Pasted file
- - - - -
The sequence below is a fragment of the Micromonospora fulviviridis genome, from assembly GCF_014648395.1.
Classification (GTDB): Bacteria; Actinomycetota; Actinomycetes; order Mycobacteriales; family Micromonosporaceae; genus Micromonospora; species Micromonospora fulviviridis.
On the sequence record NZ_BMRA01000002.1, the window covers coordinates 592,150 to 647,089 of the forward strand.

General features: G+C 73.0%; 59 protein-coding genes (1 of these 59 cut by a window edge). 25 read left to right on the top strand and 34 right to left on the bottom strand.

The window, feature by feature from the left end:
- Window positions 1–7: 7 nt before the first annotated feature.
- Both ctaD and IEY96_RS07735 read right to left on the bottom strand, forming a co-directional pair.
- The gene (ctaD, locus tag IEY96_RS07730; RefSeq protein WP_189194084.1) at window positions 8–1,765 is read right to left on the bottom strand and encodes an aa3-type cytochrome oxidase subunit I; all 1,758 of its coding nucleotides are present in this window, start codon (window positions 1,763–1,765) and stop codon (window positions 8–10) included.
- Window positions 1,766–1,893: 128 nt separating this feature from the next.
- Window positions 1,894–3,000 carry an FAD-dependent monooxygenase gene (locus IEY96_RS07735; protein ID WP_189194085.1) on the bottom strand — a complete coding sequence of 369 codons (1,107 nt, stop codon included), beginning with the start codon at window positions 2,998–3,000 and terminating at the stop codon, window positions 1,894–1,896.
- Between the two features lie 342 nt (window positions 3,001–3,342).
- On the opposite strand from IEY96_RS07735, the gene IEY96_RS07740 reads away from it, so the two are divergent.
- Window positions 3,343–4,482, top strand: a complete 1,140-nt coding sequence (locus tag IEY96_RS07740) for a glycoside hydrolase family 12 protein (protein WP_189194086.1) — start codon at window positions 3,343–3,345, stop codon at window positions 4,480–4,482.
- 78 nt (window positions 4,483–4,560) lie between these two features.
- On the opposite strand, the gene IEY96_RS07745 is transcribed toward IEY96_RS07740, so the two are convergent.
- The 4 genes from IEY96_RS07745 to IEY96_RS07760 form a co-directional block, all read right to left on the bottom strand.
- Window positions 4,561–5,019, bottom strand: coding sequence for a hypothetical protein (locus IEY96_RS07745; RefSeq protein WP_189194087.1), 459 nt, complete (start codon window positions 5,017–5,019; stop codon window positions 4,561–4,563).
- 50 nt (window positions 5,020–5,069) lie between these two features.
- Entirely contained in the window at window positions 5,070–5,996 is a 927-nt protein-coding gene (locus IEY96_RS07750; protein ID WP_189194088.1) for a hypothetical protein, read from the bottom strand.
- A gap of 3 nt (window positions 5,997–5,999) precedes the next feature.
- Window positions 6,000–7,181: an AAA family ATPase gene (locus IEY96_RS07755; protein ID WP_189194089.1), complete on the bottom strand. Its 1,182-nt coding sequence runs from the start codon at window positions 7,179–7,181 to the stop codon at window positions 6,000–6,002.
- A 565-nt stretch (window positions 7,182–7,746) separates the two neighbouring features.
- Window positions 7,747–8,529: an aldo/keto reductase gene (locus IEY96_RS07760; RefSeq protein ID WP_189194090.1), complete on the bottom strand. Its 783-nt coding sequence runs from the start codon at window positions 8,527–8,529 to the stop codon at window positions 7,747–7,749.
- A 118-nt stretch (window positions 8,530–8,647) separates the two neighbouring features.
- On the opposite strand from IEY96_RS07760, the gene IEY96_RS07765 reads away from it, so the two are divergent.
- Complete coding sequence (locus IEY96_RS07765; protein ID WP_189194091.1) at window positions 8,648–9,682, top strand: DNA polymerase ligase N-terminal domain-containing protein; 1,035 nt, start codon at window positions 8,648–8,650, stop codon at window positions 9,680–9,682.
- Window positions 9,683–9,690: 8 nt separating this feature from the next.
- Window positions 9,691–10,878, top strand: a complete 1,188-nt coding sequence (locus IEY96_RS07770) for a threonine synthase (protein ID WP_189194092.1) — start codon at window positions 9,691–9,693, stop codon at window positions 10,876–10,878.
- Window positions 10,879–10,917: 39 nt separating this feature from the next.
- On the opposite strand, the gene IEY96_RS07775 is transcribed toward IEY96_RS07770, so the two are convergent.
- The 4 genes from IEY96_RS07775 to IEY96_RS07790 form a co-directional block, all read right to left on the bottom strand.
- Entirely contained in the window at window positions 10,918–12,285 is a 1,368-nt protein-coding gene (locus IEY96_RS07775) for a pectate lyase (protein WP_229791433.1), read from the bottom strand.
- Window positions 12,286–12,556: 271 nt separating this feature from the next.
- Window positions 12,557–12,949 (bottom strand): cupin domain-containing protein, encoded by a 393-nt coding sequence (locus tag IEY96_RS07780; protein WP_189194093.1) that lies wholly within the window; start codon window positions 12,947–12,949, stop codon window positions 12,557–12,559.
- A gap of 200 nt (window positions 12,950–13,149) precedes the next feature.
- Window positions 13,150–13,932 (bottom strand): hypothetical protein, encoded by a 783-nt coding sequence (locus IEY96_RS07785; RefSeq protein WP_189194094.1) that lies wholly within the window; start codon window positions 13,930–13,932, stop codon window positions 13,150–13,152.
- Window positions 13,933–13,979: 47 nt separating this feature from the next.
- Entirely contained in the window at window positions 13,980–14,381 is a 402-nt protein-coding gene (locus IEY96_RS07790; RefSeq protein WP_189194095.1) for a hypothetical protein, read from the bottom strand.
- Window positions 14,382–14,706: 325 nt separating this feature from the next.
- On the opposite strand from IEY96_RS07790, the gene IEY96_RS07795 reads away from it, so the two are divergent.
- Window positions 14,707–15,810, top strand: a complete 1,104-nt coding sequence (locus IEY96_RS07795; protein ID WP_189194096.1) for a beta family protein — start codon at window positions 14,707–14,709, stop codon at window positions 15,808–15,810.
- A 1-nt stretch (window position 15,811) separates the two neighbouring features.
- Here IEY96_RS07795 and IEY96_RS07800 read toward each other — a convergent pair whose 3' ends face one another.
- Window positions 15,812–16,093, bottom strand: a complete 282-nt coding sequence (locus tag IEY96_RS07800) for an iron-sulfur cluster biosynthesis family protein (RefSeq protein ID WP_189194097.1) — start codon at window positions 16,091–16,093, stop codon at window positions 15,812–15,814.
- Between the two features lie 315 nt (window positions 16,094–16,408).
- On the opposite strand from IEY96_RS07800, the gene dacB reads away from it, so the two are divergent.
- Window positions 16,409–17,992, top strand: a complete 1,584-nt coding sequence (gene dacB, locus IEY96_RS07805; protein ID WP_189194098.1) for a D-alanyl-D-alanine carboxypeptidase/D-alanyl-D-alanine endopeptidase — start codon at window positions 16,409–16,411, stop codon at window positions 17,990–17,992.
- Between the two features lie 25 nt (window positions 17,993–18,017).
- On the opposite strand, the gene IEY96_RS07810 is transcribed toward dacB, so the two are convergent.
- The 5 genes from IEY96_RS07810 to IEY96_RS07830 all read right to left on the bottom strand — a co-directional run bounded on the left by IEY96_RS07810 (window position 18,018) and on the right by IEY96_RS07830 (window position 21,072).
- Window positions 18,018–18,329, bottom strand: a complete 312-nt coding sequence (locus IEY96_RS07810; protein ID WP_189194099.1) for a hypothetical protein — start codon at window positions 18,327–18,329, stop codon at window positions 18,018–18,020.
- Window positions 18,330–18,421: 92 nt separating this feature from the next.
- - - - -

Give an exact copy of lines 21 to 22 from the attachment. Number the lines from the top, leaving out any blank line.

- Window positions 6,000–7,181: an AAA family ATPase gene (locus IEY96_RS07755; protein ID WP_189194089.1), complete on the bottom strand. Its 1,182-nt coding sequence runs from the start codon at window positions 7,179–7,181 to the stop codon at window positions 6,000–6,002.
- A 565-nt stretch (window positions 7,182–7,746) separates the two neighbouring features.